An amazing year for DrugFAM
It has been a truly fantastic year for one of our members – DrugFAM. I was so pleased to represent Helplines Partnership at their ‘Service of Celebration and Hope’ at Westminster Abbey in May. Today, we were delighted to hear that Elizabeth Burton-Phillips, the founder of the charity, has been awarded an MBE in the 2017 Queen’s Birthday Honours List for ‘services to people who experience drug addiction and their families’.
Who are we?
DrugFAM’s primary purpose is to provide a lifeline to families, friends and partners affected by someone else’s substance misuse. DrugFAM believes passionately that no-one should struggle with the stigma from wider society or be left in isolation, fear and ignorance of local and national support.
Emotional support is provided through DrugFAM’s national helpline, open from 9am to 9pm, seven days a week; by email and, in person.
DrugFAM was founded in 2006 by Elizabeth Burton-Phillips in memory of her son, Nick Mills. For seven years, Nick and his brother Simon where addicted to heroin and crack and, after many attempts at recovery, Nick took his life in 2004. This gave Simon the strength and determination to become free of drugs in Nick’s memory.
Queen’s Voluntary Award
DrugFAM has recently been awarded The Queen’s Award for Voluntary Service. This is the most prestigious award available to voluntary organisations and is the equivalent of an MBE. The award recognises excellence in voluntary activities carried out by groups in the community.
Sarah Bromfield, Chief Executive of DrugFAM remarked “This is an amazing achievement for DrugFAM. Being honoured with this prestigious accolade is particularly special because it recognises the value, dedication, commitment and contribution of our wonderful team of staff, volunteers and trustees. I am so proud, well done to all”.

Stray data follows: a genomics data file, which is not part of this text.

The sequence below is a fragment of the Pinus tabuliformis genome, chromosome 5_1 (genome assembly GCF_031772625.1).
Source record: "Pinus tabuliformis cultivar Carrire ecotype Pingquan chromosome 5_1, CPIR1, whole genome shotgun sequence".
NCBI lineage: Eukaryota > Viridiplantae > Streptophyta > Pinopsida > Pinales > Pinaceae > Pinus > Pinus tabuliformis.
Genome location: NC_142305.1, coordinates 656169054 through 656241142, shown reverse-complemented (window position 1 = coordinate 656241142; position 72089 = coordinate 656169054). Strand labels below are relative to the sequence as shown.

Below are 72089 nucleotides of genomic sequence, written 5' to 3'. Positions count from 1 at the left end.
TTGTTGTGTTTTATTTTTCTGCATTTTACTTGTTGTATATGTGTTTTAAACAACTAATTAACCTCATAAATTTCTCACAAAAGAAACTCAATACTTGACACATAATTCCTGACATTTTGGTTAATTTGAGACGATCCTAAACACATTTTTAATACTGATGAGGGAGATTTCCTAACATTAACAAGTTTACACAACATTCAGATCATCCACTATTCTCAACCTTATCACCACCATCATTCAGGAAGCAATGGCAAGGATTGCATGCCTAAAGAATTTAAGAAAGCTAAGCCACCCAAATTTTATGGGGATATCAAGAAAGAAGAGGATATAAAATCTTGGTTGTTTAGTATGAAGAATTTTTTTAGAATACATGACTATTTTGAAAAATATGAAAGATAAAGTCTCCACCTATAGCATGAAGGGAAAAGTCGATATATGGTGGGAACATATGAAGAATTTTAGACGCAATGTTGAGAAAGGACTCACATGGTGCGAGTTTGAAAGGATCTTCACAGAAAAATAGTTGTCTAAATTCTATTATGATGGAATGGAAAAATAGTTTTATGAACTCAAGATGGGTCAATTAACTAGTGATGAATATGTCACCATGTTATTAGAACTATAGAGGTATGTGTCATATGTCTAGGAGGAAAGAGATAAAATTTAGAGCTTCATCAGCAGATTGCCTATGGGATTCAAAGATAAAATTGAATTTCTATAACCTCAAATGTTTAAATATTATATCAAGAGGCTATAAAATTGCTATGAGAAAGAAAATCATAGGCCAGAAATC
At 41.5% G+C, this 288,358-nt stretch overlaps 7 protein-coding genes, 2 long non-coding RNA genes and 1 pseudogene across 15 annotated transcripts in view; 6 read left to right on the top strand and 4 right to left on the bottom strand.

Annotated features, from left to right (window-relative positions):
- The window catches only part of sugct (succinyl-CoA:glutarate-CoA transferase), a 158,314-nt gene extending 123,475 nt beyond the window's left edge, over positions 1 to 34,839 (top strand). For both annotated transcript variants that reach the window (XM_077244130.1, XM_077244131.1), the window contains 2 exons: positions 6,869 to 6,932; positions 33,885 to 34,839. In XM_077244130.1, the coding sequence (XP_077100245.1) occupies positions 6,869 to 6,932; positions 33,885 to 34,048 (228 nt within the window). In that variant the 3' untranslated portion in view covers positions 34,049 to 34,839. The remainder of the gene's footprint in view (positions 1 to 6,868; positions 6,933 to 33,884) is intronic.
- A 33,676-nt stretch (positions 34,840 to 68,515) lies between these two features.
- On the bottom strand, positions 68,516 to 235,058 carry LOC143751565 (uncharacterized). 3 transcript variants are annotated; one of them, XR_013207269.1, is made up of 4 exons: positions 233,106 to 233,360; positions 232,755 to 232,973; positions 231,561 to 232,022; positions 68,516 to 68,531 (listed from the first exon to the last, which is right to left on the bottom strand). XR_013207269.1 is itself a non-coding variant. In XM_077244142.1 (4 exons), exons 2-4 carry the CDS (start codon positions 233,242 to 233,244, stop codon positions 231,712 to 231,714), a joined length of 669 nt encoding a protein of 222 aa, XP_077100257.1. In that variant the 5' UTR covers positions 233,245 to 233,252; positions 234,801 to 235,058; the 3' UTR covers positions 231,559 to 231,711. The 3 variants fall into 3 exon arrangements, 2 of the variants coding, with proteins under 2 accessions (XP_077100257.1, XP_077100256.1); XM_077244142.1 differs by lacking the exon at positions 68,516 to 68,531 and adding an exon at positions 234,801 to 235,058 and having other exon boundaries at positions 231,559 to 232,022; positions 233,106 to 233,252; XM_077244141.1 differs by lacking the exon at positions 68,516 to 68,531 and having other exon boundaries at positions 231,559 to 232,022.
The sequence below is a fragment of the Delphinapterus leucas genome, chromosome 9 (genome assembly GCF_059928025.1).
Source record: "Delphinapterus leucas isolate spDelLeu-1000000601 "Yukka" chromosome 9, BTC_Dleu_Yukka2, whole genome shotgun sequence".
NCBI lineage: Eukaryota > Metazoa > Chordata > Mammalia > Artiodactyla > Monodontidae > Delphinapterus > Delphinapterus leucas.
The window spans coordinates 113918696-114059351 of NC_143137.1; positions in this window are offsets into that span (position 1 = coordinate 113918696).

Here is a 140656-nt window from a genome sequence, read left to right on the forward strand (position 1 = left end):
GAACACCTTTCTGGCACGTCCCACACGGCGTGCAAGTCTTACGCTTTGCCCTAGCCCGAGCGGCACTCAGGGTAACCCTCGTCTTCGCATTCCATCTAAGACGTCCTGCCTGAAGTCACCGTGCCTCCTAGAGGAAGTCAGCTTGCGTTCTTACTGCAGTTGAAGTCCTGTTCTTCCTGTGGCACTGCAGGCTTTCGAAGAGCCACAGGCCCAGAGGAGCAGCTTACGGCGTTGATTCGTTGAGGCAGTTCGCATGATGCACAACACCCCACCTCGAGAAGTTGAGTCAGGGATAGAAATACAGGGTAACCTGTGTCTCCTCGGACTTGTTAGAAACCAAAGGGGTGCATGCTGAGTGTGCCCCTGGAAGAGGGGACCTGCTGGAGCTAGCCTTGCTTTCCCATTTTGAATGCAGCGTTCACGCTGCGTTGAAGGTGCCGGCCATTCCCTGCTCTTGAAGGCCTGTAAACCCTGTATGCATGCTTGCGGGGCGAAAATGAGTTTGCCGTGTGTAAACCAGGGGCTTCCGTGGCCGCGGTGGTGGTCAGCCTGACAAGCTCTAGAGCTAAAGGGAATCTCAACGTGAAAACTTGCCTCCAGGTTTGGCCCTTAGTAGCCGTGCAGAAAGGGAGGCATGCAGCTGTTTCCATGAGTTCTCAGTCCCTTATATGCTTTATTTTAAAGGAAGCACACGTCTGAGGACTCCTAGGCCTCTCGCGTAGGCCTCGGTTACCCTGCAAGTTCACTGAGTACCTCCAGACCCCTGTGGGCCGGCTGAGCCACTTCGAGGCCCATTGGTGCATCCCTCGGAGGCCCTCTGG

The service was conducted by the Dean of Westminster, the Very Reverend Dr John Hall and was attended by the Right Honourable Amber Rudd, Home Secretary and Dr Keith Humphreys, Professor of Psychiatry, Stanford University and a former White House Drugs Policy Adviser.
Guests on the day also included local families affected by someone else’s addiction, partner agencies and professionals and academics working in the field to the event. Russell Brand (actor, comedian and author) attended with his mother and father, together with Cherie Lunghi (actress) and DJ Brandon Block.
One local bereaved parent reported “I was so very proud to be able to say my daughter's name out loud in Westminster Abbey and it was so poignant to see so many people whose lives have been affected by addiction all come together to honour their children and other family members”.
Elizabeth said “Bereavement through addiction is less understood and acknowledged than other types of family loss and often carries a stigma which adds to the burden of grief and has a serious impact on psychological and physical wellbeing. We are aware from the feedback we have received that the service at Westminster Abbey has inspired further discussions about how to tackle the prejudice and stigma experienced by the family, friends and carers of those affected by addiction.”
If you would like support from DrugFAM contact the helpline 0300 888 3853. To find out more information about the charity visit www.drugfam.co.uk